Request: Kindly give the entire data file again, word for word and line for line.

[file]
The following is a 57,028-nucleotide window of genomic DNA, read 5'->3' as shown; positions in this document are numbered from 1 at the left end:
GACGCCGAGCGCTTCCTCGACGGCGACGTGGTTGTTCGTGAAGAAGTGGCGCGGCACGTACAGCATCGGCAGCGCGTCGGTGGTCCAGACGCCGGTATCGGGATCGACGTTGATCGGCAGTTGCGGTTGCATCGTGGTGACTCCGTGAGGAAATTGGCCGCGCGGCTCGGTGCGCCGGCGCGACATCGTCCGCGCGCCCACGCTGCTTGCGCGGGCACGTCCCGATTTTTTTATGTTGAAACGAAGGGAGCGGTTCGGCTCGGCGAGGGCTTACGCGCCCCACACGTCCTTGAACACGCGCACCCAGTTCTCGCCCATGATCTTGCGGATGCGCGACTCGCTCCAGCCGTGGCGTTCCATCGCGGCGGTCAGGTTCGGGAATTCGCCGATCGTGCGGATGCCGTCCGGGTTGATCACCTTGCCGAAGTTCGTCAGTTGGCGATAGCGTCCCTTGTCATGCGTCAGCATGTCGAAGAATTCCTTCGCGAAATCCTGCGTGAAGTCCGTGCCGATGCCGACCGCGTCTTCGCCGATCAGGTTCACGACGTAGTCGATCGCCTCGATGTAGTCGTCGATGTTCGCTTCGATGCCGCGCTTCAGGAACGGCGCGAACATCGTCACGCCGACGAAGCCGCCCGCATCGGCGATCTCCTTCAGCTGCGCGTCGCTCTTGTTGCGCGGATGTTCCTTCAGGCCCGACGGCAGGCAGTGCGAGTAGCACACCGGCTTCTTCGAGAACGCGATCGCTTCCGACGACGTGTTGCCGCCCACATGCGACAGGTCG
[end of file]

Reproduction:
The following is a 57,028-nucleotide window of genomic DNA, read 5'->3' as shown; positions in this document are numbered from 1 at the left end:
GACGCCGAGCGCTTCCTCGACGGCGACGTGGTTGTTCGTGAAGAAGTGGCGCGGCACGTACAGCATCGGCAGCGCGTCGGTGGTCCAGACGCCGGTATCGGGATCGACGTTGATCGGCAGTTGCGGTTGCATCGTGGTGACTCCGTGAGGAAATTGGCCGCGCGGCTCGGTGCGCCGGCGCGACATCGTCCGCGCGCCCACGCTGCTTGCGCGGGCACGTCCCGATTTTTTTATGTTGAAACGAAGGGAGCGGTTCGGCTCGGCGAGGGCTTACGCGCCCCACACGTCCTTGAACACGCGCACCCAGTTCTCGCCCATGATCTTGCGGATGCGCGACTCGCTCCAGCCGTGGCGTTCCATCGCGGCGGTCAGGTTCGGGAATTCGCCGATCGTGCGGATGCCGTCCGGGTTGATCACCTTGCCGAAGTTCGTCAGTTGGCGATAGCGTCCCTTGTCATGCGTCAGCATGTCGAAGAATTCCTTCGCGAAATCCTGCGTGAAGTCCGTGCCGATGCCGACCGCGTCTTCGCCGATCAGGTTCACGACGTAGTCGATCGCCTCGATGTAGTCGTCGATGTTCGCTTCGATGCCGCGCTTCAGGAACGGCGCGAACATCGTCACGCCGACGAAGCCGCCCGCATCGGCGATCTCCTTCAGCTGCGCGTCGCTCTTGTTGCGCGGATGTTCCTTCAGGCCCGACGGCAGGCAGTGCGAGTAGCACACCGGCTTCTTCGAGAACGCGATCGCTTCCGACGACGTGTTGCCGCCCACATGCGACAGGTCG